Bangkok/Khao San Road

Khao San Road (Thai: ถนนข้าวสาร) is a small road about a block from the Chao Phraya River at the northern side of Rattanakosin. Backpackers and budget travellers are drawn here by some of the cheapest accommodation and travel deals in Thailand. This article also deals with the wider Banglamphu area that hosts a few interesting temples, and lots more places to stay and eat.

Location of the Khao San Road area in Bangkok

. . . Bangkok/Khao San Road . . .

Pronunciation tip

The syllable “khao” is pronounced similarly to the English word “cow”, but since the late 1990s, backpackers have often been mispronouncing it as “coe” (perhaps confusing it with “koh”, meaning “island”, which in itself is incorrect and should be an abrupt “goh”; perhaps influenced by the book/movie The Beach). Please help re-introduce the correct pronunciation into the backpacker community by pronouncing it properly. Khào Sán, Khào with the falling tone, and then Sán with the rising tone.

The word khao san means milled rice and is an attribution to the historical role of this street in the rice trade. The first business to open on Khao San Road was a small hotel aimed at serving civil servants from the provinces who came to Bangkok on business. The hotel was followed by Sor Thambhakdi, a shop selling monks’ accessories. Four similar businesses moved in after, and Khao San became known as a “religious road”.

Word soon spread about the easy lifestyle and friendliness of the locals. Friends told friends, and before long, the owner of the house started to charge 20 baht for food and lodging. The first commercial guest house, called Bonny, opened in 1982 with six small bedrooms.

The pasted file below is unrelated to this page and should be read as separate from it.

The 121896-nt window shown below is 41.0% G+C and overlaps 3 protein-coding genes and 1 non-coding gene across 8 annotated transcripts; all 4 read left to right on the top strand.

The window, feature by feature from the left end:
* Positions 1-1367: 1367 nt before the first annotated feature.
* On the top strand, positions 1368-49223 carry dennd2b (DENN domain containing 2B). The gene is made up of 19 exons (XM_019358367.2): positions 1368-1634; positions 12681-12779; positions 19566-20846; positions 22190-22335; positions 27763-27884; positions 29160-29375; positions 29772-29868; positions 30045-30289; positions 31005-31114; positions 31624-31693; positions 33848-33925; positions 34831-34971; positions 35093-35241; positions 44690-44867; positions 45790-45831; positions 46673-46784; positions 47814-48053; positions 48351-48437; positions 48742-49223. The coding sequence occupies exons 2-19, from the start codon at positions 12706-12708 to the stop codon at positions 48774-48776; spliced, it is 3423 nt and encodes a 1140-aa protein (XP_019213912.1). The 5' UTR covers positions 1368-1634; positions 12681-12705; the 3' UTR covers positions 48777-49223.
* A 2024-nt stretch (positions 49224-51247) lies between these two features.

Today, there’s a lot more than six small bedrooms on offer. The hippy, laid-back, and budget Khao San Road of the past has long given away to its now highly commercial and tourist-centric atmosphere. This is the epicentre of the Banana Pancake Trail. In the span of just a couple of blocks, there are bars, food stalls, restaurants, convenience stores, pharmacies, internet cafes, money changing booths, ATMs, shoe stores, massage parlours, tailors, travel agencies, laundromats, boxing gyms, optometrists, endless warrens of suspiciously discounted designer clothes and, oh, rooms for the night.

The chaos has spilled over to the entire area, including Soi Rambuttri with its little bars and restaurants that are starting to spill out onto the road; Phra Athit Road with its colonial-style mansions and riverside hotels; and Samsen Road, a quiet neighbourhood with cosy guest houses and vegetarian restaurants. It is indeed a tourist destination and can be a little unsafe at night as instances of mugging and pick-pocketing do occur.

Map of the Khao San Road area

Khao San Road is fairly easy to get to from anywhere in Bangkok. Express boats, buses and taxis are your main options. While the Skytrain and the metro are convenient ways of getting to many places in Bangkok, there is no connection to Khao San Road (or to anywhere else in Rattanakosin, for that matter). While Khao San Road is easy to get into and out of, it is quite far (30–60 minutes) from most other areas tourists will travel to in Bangkok, such as Sukhumvit or Silom.

. . . Bangkok/Khao San Road . . .

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. . . Bangkok/Khao San Road . . .